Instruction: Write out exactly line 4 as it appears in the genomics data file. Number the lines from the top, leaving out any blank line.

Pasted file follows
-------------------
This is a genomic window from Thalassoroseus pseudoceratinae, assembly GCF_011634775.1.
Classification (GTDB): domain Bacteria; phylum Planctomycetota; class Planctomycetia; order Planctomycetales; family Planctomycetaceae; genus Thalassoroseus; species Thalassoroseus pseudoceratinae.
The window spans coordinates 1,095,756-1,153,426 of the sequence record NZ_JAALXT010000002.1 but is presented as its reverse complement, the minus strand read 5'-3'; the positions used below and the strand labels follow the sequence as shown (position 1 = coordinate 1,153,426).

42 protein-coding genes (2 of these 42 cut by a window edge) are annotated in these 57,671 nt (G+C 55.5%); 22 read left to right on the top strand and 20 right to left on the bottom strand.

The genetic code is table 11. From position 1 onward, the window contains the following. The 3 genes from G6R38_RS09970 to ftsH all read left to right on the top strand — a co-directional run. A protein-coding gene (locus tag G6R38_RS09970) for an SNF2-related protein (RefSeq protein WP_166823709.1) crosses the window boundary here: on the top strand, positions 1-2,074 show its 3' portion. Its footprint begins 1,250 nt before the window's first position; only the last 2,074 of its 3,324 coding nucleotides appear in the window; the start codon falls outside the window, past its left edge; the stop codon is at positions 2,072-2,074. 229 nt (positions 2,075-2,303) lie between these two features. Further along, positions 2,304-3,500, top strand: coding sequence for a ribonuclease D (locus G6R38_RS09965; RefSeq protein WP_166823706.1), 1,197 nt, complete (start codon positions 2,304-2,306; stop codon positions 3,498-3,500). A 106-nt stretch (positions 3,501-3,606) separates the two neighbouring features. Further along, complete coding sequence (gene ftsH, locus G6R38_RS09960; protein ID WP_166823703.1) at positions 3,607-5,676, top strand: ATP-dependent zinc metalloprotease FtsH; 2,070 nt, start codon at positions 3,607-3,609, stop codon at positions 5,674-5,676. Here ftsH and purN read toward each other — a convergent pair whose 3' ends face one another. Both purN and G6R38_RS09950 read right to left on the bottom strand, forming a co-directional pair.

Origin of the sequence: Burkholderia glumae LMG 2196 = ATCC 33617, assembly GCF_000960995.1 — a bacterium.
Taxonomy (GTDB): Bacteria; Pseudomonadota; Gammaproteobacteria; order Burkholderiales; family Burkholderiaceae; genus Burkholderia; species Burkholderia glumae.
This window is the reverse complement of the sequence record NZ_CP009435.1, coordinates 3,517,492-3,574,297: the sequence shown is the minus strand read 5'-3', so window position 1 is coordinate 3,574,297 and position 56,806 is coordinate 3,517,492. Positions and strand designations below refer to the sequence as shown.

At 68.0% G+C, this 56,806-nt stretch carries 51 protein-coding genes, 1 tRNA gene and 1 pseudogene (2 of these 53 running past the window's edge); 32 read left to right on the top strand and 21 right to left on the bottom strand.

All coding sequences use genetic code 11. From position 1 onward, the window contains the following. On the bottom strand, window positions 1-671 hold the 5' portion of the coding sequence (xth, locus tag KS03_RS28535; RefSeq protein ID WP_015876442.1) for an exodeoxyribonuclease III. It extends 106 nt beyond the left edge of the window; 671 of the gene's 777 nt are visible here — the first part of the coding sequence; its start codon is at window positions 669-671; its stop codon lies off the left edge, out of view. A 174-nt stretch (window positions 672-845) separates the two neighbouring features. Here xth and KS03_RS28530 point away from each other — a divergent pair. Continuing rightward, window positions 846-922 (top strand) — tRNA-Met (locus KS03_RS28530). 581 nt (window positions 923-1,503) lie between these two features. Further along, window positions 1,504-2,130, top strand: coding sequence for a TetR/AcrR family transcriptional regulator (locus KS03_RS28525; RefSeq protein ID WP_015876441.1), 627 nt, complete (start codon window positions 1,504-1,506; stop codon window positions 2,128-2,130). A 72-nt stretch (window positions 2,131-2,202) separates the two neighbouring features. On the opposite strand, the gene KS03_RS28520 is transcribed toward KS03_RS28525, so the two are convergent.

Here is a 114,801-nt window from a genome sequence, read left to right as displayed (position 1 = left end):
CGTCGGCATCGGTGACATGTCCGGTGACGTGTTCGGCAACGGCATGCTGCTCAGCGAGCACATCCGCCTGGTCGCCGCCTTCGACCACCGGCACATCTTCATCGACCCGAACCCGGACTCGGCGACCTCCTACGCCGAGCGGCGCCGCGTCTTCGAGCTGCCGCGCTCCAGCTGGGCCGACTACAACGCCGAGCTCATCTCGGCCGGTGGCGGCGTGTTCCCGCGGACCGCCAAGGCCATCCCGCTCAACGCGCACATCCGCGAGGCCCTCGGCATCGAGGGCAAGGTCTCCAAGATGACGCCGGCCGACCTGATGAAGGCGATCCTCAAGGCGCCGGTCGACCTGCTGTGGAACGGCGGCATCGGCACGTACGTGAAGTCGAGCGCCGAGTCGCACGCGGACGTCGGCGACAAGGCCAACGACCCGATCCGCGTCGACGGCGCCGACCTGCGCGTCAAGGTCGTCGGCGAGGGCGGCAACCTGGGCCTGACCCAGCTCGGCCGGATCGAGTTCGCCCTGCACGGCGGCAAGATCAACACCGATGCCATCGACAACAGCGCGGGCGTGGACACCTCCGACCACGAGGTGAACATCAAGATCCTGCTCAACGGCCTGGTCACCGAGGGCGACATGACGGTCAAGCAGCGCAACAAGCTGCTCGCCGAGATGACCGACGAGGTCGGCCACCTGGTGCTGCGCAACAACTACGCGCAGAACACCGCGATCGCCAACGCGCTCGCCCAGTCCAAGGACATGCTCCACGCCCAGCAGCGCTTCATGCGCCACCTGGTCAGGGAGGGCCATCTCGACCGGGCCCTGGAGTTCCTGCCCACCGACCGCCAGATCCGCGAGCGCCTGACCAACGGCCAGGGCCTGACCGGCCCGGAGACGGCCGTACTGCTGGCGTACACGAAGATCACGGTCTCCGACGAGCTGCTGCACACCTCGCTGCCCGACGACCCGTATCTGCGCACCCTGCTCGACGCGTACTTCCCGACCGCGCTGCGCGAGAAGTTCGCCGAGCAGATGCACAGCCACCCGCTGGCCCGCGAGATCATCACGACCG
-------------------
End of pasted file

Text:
42 protein-coding genes (2 of these 42 cut by a window edge) are annotated in these 57,671 nt (G+C 55.5%); 22 read left to right on the top strand and 20 right to left on the bottom strand.